From Honolulu, Hawaii, USA:
My five year old son takes NPH and aspart injections before breakfast and dinner daily. He also takes extra shots of aspart when he's running high. Over the last week, he's been running very low, between 33 mg/dl [1.8 mmol/L] and 65 mg/dl [3.6 mmol/L]. We've backed off of his insulin dramatically and try to give him juice and such to bring up his blood sugars. A snack of 50 or 60 grams of carbohydrates has only been raising him 10 or 20 mg/dl [0.6 to 1.1 mmol/L]. Do you have any idea what might be causing this? Normally, his body is very sensitive to carbohydrates and make his blood sugars skyrocket.
I suggest you ask your pediatric endocrinologist about having your son switch to glargine, a non-peaking insulin, instead of NPH. Then, your son should be checked for celiac disease and to see if he his still in his honeymoon.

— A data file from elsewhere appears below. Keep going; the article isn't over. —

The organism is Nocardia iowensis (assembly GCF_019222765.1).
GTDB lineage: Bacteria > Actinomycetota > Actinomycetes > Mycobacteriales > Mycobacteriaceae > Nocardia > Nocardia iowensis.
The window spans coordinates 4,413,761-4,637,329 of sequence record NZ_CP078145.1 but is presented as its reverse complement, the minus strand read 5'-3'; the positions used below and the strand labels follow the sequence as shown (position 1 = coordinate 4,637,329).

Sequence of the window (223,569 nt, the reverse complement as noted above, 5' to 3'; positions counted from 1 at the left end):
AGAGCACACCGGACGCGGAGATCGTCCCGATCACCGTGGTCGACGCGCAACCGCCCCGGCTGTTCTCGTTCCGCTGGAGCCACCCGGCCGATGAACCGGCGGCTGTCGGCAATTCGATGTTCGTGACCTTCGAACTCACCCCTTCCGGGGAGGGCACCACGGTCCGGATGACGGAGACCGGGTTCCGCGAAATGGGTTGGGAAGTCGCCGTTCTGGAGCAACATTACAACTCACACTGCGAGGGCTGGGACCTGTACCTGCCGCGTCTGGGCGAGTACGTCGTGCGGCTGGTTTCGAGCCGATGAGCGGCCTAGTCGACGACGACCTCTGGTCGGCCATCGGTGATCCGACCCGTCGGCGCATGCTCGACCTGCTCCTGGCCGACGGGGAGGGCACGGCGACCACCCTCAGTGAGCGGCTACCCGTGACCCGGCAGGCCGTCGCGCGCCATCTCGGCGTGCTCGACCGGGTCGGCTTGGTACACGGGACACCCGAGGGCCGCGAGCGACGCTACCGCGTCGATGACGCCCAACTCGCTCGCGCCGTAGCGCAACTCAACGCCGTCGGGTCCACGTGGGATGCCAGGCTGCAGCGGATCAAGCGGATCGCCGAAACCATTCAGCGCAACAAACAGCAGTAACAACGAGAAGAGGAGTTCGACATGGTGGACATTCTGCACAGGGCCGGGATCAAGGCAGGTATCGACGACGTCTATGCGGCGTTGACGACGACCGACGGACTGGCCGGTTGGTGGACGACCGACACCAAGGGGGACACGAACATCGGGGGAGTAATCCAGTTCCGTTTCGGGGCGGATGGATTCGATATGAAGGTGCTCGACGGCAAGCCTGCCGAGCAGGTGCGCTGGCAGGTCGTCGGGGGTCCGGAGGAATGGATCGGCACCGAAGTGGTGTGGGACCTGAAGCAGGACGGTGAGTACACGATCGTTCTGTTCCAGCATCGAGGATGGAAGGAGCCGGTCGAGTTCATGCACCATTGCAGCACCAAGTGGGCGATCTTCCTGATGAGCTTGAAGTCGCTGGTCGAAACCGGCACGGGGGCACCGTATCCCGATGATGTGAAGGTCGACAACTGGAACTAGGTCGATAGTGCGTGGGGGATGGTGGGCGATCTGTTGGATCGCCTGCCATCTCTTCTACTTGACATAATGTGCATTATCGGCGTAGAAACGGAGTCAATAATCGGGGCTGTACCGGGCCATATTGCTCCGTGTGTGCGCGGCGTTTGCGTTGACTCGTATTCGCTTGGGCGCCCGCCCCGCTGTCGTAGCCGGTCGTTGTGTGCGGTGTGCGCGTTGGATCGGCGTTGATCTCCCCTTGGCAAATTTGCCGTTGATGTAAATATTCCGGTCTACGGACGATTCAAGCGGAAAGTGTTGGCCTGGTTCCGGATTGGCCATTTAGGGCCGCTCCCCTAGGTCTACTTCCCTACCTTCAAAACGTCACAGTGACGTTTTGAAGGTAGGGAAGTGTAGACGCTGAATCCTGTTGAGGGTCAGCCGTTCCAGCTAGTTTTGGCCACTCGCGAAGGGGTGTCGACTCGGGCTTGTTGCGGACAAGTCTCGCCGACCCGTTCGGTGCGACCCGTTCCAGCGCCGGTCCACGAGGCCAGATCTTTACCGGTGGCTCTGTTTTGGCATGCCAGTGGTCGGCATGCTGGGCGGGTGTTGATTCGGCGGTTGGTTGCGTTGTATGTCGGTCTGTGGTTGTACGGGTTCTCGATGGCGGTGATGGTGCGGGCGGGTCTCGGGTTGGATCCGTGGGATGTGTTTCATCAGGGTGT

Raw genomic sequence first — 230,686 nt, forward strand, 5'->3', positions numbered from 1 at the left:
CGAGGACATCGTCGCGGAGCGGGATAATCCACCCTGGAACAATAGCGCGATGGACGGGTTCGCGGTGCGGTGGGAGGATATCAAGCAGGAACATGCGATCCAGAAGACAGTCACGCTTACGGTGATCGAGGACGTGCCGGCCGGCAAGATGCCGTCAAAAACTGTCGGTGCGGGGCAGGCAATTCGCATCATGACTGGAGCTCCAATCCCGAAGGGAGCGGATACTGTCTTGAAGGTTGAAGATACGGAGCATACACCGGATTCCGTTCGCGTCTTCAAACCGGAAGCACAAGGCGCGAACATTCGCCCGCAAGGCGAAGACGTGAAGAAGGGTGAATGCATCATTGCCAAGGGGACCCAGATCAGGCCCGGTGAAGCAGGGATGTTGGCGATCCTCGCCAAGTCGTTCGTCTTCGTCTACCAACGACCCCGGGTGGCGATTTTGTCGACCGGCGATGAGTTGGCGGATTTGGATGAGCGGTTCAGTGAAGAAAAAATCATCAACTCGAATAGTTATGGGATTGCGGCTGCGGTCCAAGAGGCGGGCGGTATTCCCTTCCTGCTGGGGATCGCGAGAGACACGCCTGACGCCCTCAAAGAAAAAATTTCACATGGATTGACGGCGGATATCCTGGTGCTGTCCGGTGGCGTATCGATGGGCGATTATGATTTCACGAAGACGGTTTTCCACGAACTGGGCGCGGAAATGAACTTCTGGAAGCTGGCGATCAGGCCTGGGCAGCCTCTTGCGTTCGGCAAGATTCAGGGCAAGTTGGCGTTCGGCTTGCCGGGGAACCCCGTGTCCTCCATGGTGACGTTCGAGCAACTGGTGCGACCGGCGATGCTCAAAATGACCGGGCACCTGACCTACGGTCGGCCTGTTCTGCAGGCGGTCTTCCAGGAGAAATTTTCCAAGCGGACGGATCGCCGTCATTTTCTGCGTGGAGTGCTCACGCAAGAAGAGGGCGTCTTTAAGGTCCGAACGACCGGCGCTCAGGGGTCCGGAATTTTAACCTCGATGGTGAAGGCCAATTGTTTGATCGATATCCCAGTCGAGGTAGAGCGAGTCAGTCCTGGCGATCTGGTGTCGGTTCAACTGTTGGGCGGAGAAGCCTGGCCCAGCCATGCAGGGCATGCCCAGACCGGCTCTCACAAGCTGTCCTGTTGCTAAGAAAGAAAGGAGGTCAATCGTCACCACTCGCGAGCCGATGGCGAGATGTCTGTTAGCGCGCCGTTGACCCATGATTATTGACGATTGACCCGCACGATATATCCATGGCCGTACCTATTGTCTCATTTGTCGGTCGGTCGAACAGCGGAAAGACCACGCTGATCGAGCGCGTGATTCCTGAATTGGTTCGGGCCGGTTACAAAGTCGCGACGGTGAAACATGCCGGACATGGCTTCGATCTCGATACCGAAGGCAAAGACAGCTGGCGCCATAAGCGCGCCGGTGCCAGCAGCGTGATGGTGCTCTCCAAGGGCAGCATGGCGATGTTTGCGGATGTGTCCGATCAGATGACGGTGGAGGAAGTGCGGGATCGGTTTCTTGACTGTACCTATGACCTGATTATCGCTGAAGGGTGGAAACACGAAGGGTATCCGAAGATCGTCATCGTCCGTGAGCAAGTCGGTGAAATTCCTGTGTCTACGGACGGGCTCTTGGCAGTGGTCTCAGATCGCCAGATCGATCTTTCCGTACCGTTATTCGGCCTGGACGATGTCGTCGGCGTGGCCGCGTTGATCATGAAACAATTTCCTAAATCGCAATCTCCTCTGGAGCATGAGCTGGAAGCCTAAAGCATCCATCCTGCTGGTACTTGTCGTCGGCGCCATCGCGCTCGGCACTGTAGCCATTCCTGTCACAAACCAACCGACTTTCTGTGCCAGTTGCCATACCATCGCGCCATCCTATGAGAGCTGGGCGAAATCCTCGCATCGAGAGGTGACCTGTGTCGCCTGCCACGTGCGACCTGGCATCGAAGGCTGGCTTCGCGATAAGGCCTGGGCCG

[Editor's comment: Has your son recently started an exercise program or joined a sports team? If so, you need to consider reducing his insulin a small amount and/or providing a snack 30 minutes before the activity. Increased activity can cause low blood sugars. You can find more information at our Sports Corner. BH]
Original posting 22 Jan 2007
Posted to Hypoglycemia
Last Updated: Tuesday April 06, 2010 15:10:10
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